Copyright 2012 Tom Madell, PhD, Publisher
Aug. 2012

Gross Domestic Product Forecasts

by Steve Shefler

Forecasts of Gross Domestic product (GDP) growth by leading economists are critical inputs for the macro-economic investor. The current forecasts raise some key concerns that all investors should consider. In early June, 72 economists in a Bloomberg survey estimated median real gross domestic product of 2.1% growth this year, 2.2% in 2013 and 2.9% in 2014. Following the disappointing retail sales report for June issued in mid-July, economists at Goldman-Sachs and Merrill-Lynch each lowered their projections for second quarter growth (Q2) to 1.1%, while Macroeconomic Advisors lowered its Q2 growth projection to 1.0%. Subsequently, these leading financial institutions together with economists at Wells Fargo and JPMorgan Chase suggested that full year growth for 2012 would be approximately 1.5%.

Assuming growth slows to the diminished level now predicted by these leading economists, there are likely to be negative consequences in their wake. Following these diminished projections, the Wall Street Journal bluntly reported, “Those numbers (i.e. growth in the 1% to 1.5% range) are far too slow to keep unemployment from rising and generate the job gains needed to fuel the economy.” Bill Gross, the often reported chief of PIMCO investments has predicted GDP growth of 1.5% going forward over the next decade and that the unemployment rate will be higher in a year from now. Looking back, Alan Greenspan, when he was Chairman of the Federal Reserve, repeatedly said that GDP growth of less than 2% would not be self-sustaining. He suggested a healthy economy required growth of at least 2.5% to 3%. What is most disturbing is that this far after the financial crash in 2007, we are still experiencing such below par growth, especially in light of the extraordinary monetary and fiscal steps which have been taken.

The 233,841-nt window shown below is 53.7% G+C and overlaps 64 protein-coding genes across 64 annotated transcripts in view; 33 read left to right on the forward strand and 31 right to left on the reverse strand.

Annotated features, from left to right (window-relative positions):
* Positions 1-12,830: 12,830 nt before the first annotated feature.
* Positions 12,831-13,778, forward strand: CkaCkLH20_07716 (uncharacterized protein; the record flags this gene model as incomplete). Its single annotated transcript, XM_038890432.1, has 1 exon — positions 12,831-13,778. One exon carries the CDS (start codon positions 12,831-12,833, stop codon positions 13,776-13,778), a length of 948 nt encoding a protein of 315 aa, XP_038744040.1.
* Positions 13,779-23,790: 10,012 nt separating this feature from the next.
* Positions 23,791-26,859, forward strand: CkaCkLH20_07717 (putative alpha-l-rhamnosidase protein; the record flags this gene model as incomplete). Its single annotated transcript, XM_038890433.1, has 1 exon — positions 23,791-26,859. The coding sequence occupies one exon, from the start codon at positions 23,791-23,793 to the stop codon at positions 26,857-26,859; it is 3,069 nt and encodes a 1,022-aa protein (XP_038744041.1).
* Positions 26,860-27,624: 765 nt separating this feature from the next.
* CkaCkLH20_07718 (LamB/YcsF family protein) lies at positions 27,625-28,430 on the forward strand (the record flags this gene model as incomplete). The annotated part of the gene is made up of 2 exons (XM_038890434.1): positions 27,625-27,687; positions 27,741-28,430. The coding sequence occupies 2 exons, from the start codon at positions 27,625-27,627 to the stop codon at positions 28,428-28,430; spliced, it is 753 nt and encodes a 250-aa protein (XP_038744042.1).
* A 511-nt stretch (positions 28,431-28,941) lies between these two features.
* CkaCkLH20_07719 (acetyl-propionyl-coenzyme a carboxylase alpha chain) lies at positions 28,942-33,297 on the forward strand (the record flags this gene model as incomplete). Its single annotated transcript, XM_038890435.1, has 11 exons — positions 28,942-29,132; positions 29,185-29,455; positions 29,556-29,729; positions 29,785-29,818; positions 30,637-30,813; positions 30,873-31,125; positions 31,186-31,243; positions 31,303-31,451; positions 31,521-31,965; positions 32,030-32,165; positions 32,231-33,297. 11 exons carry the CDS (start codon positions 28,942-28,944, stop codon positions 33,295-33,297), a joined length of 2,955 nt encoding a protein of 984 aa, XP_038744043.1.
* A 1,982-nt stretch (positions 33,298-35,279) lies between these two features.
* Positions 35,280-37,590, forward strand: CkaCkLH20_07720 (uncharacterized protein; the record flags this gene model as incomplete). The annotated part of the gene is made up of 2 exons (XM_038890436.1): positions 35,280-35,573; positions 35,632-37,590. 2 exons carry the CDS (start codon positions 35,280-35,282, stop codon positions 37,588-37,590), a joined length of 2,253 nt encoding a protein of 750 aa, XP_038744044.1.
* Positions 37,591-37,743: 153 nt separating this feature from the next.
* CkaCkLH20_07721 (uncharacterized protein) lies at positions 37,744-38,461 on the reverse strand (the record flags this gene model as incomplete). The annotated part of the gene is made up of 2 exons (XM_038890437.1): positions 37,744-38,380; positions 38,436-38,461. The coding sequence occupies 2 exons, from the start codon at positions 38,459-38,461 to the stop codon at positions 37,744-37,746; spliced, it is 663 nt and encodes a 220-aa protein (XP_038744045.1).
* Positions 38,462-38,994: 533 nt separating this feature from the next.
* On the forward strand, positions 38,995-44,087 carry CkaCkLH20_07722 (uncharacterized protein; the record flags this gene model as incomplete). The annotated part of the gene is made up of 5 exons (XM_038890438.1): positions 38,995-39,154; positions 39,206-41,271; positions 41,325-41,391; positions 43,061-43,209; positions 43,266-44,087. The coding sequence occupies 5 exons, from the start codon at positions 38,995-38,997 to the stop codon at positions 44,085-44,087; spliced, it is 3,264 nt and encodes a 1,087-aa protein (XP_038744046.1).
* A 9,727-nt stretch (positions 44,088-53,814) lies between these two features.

As bleak at these projections are, there is reason to approach them with caution. As Fed Chairman Ben Bernanke indicated in recent testimony before the Congress, the current economy has both good news and bad news. Clear upward and long-term momentum in housing and auto sales are good news which should propel the economy higher. At the same time, a slowdown is taking place in manufacturing as exports sales to both Europe and the developing world decline. Further, predictions of the GDP are often volatile, changing significantly as key inputs into macro-economic models such as retail sales, employment growth and factory orders are reported each month. The survey of economists completed after the disappointing retail sales data predicts 1.3% for second-quarter GDP growth, down from 1.5% the prior week, 2% a month ago, and as high as 2.6% six months ago. If key data surprises on the positive side this trend would be reversed. ((Editor's note: The actual figure came in at 1.5%.)

If the economy continues to perform below 3% GDP growth, the Federal Reserve is highly likely to initiate a new round of quantitative easing in an effort to propel the economy into a self-sustaining mode – commonly referred to as “economic lift-off.”

For the macro-economic investor, there are a couple of conclusions from this growth data: (1) there is no reason to take flight from investments in bonds as rates may be driven lower and are unlikely to ratchet up anytime soon; (2) investments in growth stocks should be made cautiously until a clearer growth trend is established.


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